Who here uses Visio for wireframes? If +30%, I think we have time for a few Visio tips.Use the drawing explorer window to browse through pages. Much faster than the dodgy bar at the bottom.CTRL-K to add a link to an object. Click on Sub-Adress BROWSE and choose one of your pages to link to. This way, you can export clickable prototypes with SAVE AS WebPage, if your audience likes demos. For sharing, I still use PDFs. Print-As PFD works for me, CutePDF is free.CTRL-G to group things is your friend. Group and then copy&paste.I often search for “icon x” in Google and then just copy that in my wires.Background pages are your friends to avoid repetition. File > Page Setup > Page Properties to change them.
Repetition in documentation is a maintenance nightmare, because every time something changes, you have to update it in multiple places. So I’ve learnt to avoid repetition at all cost. Because if it becomes hard to maintain, then one of two things will happen: Your document will become out of date and teams will stop using it.Or worse: Teams will slow down the amount of changes they make to accommodate the limitations of your process.So the goal is: only specify each element once. The easiest way to do that in wireframes is to Only wireframe templates.Use modular system to specify repeated page elements.Pro tips:Find out who the audience is for the docs and talk to them before deciding on a format.
There’s a natural tendency to try to answer every possible question about the system in the spec. This is a mistake.Over time, I seem to have gravitated towards an average spec length of 50-ish pages. I suspect that part of this is that a spec needs to be maintainable and reviewable. Anything over 50 pages becomes a nightmare to maintain and/or review.I also remove stuff from a living spec as the project progresses. If the team knows what the spec tries to explain, then it doesn’t need to be in the spec anymore.Short specs come with a cost. There are things that aren’t explained in there. That scares people, but that is actually a good thing, depending on your environment. I suspect that long specs actually CAUSE teams to communicate less and therefore become more dysfunctional.Pro tips: Please, put teams in same room. Different rooms -> communication goes down. Different floors -> worse. Different buildings -> horrible.Use simple tools for your docs. This will encourage keeping them short. There’s a number of new ones right now, http://balsamiq.com/ and https://gomockingbird.com/ are pretty good, focused on keeping it simple and collaborating.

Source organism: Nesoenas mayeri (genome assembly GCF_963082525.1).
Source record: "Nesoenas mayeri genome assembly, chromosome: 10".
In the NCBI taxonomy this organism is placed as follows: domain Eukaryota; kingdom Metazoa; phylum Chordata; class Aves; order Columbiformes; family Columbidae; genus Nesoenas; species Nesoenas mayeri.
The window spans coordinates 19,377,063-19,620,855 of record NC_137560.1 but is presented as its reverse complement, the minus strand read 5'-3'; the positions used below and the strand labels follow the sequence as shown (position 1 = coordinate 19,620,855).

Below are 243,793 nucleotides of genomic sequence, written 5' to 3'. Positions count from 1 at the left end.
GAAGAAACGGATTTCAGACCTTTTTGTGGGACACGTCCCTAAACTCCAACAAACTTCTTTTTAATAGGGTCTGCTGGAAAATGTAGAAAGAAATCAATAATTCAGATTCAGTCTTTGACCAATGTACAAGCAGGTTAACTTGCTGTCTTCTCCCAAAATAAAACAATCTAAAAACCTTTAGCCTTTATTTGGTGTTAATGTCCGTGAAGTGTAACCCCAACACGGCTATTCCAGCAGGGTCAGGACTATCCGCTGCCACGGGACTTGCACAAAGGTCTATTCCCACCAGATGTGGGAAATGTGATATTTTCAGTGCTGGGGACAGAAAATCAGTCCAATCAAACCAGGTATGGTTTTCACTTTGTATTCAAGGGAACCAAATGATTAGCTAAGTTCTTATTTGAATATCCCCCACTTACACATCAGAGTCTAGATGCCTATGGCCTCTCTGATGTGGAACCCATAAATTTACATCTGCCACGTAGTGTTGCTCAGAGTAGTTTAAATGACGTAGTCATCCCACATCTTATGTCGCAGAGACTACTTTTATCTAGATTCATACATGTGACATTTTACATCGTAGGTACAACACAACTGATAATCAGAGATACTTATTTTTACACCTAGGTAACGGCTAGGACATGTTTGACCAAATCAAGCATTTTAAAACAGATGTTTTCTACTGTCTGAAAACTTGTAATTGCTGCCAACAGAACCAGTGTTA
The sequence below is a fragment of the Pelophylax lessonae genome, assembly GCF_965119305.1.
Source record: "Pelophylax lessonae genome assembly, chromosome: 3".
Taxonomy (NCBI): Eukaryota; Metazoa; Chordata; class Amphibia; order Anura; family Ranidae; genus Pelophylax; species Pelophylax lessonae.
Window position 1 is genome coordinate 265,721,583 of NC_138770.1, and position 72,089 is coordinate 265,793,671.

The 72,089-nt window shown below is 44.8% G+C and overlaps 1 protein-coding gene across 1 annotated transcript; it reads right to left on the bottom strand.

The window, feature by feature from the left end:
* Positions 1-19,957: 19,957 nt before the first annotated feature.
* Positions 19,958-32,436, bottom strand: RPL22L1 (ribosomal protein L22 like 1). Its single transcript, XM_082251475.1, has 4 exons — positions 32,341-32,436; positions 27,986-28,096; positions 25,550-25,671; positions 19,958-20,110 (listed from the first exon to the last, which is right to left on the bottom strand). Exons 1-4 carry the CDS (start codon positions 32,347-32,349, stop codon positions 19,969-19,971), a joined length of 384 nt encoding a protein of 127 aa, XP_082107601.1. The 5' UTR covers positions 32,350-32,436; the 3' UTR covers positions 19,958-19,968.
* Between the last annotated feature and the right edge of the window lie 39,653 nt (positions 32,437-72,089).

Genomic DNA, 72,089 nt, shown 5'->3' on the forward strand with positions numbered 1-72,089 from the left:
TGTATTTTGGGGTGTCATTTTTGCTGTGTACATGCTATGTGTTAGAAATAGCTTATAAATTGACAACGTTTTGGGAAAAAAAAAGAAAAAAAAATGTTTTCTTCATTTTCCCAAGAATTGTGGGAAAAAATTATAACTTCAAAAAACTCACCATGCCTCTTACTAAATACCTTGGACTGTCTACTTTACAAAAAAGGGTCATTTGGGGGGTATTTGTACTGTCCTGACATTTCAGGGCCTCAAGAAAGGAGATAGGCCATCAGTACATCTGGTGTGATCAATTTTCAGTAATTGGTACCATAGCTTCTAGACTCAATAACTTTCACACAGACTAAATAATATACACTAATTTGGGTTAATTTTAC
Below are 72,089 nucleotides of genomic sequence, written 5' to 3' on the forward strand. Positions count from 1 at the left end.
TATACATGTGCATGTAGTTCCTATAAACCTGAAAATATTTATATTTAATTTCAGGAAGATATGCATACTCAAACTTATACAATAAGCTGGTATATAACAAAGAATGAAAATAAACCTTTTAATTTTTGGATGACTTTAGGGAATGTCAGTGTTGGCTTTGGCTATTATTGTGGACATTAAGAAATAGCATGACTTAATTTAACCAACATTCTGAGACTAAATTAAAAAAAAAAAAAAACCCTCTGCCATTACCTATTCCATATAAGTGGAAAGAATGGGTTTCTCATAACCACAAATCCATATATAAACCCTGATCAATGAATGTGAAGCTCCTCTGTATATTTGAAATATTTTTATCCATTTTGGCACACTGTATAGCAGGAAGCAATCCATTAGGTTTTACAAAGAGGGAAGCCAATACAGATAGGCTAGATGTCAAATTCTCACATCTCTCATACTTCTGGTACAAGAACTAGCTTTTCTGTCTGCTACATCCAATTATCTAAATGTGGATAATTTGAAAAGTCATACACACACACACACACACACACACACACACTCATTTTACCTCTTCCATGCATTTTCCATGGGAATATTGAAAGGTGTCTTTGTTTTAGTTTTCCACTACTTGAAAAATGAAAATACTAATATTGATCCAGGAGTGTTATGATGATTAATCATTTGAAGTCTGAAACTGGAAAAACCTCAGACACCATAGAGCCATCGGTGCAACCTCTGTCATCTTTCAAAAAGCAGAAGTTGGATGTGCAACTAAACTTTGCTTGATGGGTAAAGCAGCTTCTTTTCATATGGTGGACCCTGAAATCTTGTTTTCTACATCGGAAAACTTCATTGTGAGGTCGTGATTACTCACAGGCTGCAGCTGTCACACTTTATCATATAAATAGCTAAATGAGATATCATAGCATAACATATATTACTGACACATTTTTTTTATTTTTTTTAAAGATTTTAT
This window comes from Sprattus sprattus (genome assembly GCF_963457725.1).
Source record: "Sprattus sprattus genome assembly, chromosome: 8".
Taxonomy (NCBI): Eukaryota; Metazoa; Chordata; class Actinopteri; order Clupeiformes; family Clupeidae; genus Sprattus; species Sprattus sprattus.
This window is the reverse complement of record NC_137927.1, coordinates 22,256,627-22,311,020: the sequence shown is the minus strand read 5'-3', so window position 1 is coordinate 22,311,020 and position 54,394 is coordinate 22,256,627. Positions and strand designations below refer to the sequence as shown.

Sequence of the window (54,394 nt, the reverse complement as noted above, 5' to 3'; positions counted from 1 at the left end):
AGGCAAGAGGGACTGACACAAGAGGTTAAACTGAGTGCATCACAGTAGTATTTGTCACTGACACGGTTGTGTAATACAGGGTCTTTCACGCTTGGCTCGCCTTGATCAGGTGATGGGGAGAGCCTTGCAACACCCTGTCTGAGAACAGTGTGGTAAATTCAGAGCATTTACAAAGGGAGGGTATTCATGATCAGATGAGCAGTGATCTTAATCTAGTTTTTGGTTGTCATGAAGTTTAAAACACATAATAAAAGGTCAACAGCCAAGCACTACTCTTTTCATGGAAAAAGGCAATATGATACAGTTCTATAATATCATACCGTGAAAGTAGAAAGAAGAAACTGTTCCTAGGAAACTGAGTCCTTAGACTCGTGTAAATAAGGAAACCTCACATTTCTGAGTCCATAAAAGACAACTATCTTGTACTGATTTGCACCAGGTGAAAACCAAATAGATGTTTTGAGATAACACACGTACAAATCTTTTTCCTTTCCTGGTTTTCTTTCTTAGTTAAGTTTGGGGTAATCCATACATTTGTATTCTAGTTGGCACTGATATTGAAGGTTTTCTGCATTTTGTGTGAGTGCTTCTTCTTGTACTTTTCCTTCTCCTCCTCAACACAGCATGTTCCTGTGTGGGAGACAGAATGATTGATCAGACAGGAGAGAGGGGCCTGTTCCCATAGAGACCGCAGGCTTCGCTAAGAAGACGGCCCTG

Finally, and on the same theme: don’t treat user research as a deliverable, if you can avoid it. And if you do, keep it short, with screenshots, user quotes, prioritized recommendations, keep it short.Bad way: set up research, deliver report.Good way: get everyone to observe users, discussion afterwards, no report.
Ask audience: who works in e-gov?Categorization (and metadata) creates a categorization burden. It’s important to be aware of this, and to look for ways to diminish this. The more people have to fill in, the more work it will be, and the more they will tend to create workarounds. You can oblige people to complete something (make it required), but you can’t oblige them to fill in the correct thing. Examples of workarounds: let someone else (the bank employee) fill it in for you. Leave things empty. Fill in made-up phone numbers or other made-up data. Examples:in the USA the Paperwork Reduction Act of 1995 was created to make agencies aware of the fact that filling in stuff is a burden. You may have seen this on immigration forms when flying to the US, it’s at the bottom.The Best guess example here is particularly elegant, from Google Health.
The more specific you make the meaning of your product, the more immediate value will provide, but the narrower its application will be. Let’s look at forms, as an example. You an offer a generic forms product, as Wufoo does, where people can easily create online forms. That’s fairly generic, there’s not much meaning in there. Or you can offer, as they also do, more specific forms, like a contact form, or a registration form, etc. Once you do that, you’ve added more semantics to your product, and it becomes more immediately useful for the people looking for a contact form. But it becomes less applicable for other people.You see this tradeoff often being made by what are called “architecture astronauts”. “Everything is a node”, they say, and you get so much power there. Yes, but things also become much more complex.
Everything I know about Information Architecture (mostly categorization) in 90 minutes
Everything I Know About
Information Architecture In Less
Than 90 Minutes
Peter Van Dijck
1. those that belong to the Emperor,
2. embalmed ones,
3. those that are trained,
4. suckling pigs,
6. fabulous ones,
7. stray dogs,
8. those included in the present classification,
9. those that tremble as if they were mad,
10. innumerable ones,
11. those drawn with a very fine camelhair brush,
13. those that have just broken a flower vase,
14. those that from a long way off look like flies.
• 210 Natural theology
• 220 Bible
• 230 Christian Theology
• 240 Christian moral & devotional theology
• 250 Christian orders & local churches
• 260 Christian social theology
• 270 Christian church history
• 280 Christian denominations & sects
• 290 Other and comparative religions
Categories become infrastructure that
affect different groups
Please choose your race (one or more):
- American Indian or Alaska Native
- Black or African American
- Native Hawaiian or Other Pacific Islander
- Some Other Race
Please choose your ethnicity (only one):
Please choose your race (only one):
- American Indian and Alaskan Native
- Asian and Pacific Islander
Please choose your ethnicity (only one):